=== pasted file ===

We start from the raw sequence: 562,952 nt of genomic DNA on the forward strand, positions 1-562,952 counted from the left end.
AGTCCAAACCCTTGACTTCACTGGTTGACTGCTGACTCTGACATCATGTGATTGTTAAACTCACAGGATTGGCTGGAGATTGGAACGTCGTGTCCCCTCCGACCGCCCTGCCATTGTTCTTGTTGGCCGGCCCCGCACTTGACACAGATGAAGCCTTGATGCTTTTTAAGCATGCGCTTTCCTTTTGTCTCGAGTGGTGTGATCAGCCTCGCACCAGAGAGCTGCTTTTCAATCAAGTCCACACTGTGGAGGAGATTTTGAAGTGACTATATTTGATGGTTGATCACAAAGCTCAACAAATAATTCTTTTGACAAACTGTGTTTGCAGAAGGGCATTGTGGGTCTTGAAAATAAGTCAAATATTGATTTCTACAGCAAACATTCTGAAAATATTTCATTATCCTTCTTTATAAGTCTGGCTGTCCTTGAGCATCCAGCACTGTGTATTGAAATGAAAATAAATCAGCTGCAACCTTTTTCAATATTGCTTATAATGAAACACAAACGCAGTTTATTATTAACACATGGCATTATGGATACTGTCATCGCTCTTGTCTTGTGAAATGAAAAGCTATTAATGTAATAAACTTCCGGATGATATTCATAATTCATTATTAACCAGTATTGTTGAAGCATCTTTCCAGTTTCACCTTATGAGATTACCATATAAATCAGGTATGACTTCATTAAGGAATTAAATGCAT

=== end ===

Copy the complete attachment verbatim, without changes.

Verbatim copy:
We start from the raw sequence: 562,952 nt of genomic DNA on the forward strand, positions 1-562,952 counted from the left end.
AGTCCAAACCCTTGACTTCACTGGTTGACTGCTGACTCTGACATCATGTGATTGTTAAACTCACAGGATTGGCTGGAGATTGGAACGTCGTGTCCCCTCCGACCGCCCTGCCATTGTTCTTGTTGGCCGGCCCCGCACTTGACACAGATGAAGCCTTGATGCTTTTTAAGCATGCGCTTTCCTTTTGTCTCGAGTGGTGTGATCAGCCTCGCACCAGAGAGCTGCTTTTCAATCAAGTCCACACTGTGGAGGAGATTTTGAAGTGACTATATTTGATGGTTGATCACAAAGCTCAACAAATAATTCTTTTGACAAACTGTGTTTGCAGAAGGGCATTGTGGGTCTTGAAAATAAGTCAAATATTGATTTCTACAGCAAACATTCTGAAAATATTTCATTATCCTTCTTTATAAGTCTGGCTGTCCTTGAGCATCCAGCACTGTGTATTGAAATGAAAATAAATCAGCTGCAACCTTTTTCAATATTGCTTATAATGAAACACAAACGCAGTTTATTATTAACACATGGCATTATGGATACTGTCATCGCTCTTGTCTTGTGAAATGAAAAGCTATTAATGTAATAAACTTCCGGATGATATTCATAATTCATTATTAACCAGTATTGTTGAAGCATCTTTCCAGTTTCACCTTATGAGATTACCATATAAATCAGGTATGACTTCATTAAGGAATTAAATGCAT